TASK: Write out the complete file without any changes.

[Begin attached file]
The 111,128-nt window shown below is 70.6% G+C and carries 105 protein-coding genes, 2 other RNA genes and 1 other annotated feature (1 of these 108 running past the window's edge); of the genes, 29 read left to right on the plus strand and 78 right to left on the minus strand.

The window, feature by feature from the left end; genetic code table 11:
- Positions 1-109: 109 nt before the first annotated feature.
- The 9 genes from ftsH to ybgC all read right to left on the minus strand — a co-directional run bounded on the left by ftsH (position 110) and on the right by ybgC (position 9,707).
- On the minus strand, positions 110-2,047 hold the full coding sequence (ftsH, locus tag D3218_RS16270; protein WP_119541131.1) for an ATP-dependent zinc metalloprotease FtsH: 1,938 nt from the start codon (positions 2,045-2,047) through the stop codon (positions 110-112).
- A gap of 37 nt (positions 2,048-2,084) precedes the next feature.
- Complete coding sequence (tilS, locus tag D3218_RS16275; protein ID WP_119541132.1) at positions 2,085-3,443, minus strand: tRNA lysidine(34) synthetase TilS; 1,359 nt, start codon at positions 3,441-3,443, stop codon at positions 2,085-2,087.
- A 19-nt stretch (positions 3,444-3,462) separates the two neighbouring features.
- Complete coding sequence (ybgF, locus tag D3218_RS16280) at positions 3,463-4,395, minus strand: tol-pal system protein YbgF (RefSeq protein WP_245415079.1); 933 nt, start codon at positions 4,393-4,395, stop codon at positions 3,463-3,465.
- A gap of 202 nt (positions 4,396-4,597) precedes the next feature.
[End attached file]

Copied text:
The 111,128-nt window shown below is 70.6% G+C and carries 105 protein-coding genes, 2 other RNA genes and 1 other annotated feature (1 of these 108 running past the window's edge); of the genes, 29 read left to right on the plus strand and 78 right to left on the minus strand.

The window, feature by feature from the left end; genetic code table 11:
- Positions 1-109: 109 nt before the first annotated feature.
- The 9 genes from ftsH to ybgC all read right to left on the minus strand — a co-directional run bounded on the left by ftsH (position 110) and on the right by ybgC (position 9,707).
- On the minus strand, positions 110-2,047 hold the full coding sequence (ftsH, locus tag D3218_RS16270; protein WP_119541131.1) for an ATP-dependent zinc metalloprotease FtsH: 1,938 nt from the start codon (positions 2,045-2,047) through the stop codon (positions 110-112).
- A gap of 37 nt (positions 2,048-2,084) precedes the next feature.
- Complete coding sequence (tilS, locus tag D3218_RS16275; protein ID WP_119541132.1) at positions 2,085-3,443, minus strand: tRNA lysidine(34) synthetase TilS; 1,359 nt, start codon at positions 3,441-3,443, stop codon at positions 2,085-2,087.
- A 19-nt stretch (positions 3,444-3,462) separates the two neighbouring features.
- Complete coding sequence (ybgF, locus tag D3218_RS16280) at positions 3,463-4,395, minus strand: tol-pal system protein YbgF (RefSeq protein WP_245415079.1); 933 nt, start codon at positions 4,393-4,395, stop codon at positions 3,463-3,465.
- A gap of 202 nt (positions 4,396-4,597) precedes the next feature.